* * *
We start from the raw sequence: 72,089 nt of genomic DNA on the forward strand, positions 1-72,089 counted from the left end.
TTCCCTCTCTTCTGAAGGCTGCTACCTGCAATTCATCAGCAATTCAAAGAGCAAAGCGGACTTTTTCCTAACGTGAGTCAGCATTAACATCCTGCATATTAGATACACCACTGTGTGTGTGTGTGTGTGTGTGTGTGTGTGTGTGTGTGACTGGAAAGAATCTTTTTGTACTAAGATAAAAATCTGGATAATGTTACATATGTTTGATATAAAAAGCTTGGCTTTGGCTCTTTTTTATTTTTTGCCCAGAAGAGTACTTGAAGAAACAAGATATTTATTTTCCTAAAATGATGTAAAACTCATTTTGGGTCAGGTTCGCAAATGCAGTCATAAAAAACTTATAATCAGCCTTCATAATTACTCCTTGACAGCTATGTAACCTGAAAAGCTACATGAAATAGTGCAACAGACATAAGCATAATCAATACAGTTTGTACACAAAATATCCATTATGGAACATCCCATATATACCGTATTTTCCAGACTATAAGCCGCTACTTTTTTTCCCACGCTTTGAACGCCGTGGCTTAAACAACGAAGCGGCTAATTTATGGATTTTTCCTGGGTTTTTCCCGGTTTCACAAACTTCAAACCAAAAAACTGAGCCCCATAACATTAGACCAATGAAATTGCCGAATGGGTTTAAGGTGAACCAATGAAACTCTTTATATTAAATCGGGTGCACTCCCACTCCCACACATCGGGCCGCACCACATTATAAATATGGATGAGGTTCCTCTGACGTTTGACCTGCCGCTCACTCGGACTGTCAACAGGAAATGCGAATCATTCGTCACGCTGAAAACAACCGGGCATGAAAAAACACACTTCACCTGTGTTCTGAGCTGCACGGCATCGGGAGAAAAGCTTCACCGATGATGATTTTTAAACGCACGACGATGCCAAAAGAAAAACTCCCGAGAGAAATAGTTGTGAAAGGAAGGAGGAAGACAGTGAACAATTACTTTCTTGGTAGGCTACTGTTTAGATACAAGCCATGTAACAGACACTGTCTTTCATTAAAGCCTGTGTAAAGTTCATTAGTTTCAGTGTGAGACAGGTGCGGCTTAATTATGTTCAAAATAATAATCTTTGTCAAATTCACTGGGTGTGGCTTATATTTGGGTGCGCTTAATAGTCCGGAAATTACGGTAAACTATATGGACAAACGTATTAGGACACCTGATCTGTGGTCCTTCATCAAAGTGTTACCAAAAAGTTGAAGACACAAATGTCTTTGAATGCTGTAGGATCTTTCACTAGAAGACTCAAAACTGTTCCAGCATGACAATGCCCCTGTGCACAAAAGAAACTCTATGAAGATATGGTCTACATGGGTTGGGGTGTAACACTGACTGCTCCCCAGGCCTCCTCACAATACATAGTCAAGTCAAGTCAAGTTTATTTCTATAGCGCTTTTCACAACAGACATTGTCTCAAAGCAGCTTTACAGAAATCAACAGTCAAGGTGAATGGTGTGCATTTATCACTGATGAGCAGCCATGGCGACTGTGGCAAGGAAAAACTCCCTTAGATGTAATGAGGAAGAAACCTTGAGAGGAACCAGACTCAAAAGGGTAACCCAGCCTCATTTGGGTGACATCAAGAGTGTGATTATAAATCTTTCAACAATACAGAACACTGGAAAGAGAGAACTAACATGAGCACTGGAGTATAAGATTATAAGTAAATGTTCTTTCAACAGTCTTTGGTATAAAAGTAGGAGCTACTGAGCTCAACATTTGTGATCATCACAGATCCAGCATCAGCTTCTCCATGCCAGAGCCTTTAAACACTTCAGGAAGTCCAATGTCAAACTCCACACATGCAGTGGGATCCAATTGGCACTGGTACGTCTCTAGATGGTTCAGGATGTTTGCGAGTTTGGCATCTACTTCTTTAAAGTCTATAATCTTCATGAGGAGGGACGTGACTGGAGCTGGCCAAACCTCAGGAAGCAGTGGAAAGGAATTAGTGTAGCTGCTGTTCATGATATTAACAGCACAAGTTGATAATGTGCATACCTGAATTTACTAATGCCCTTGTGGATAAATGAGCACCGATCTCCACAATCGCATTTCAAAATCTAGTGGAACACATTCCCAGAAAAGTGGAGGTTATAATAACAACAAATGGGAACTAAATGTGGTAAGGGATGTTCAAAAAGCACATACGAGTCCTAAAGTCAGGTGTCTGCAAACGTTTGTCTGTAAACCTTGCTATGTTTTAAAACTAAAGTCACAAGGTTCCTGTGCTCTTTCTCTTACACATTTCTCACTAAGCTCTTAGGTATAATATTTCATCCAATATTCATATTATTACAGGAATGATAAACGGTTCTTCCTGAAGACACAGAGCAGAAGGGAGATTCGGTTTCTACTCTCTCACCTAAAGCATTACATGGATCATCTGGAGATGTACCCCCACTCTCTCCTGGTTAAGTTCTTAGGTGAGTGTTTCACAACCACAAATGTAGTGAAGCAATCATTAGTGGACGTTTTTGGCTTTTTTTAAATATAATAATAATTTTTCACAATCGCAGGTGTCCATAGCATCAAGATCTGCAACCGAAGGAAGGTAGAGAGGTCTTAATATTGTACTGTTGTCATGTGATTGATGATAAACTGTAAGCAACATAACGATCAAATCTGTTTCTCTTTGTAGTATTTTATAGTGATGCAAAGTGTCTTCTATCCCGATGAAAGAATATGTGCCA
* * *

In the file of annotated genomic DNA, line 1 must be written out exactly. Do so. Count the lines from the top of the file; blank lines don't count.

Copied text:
We start from the raw sequence: 72,089 nt of genomic DNA on the forward strand, positions 1-72,089 counted from the left end.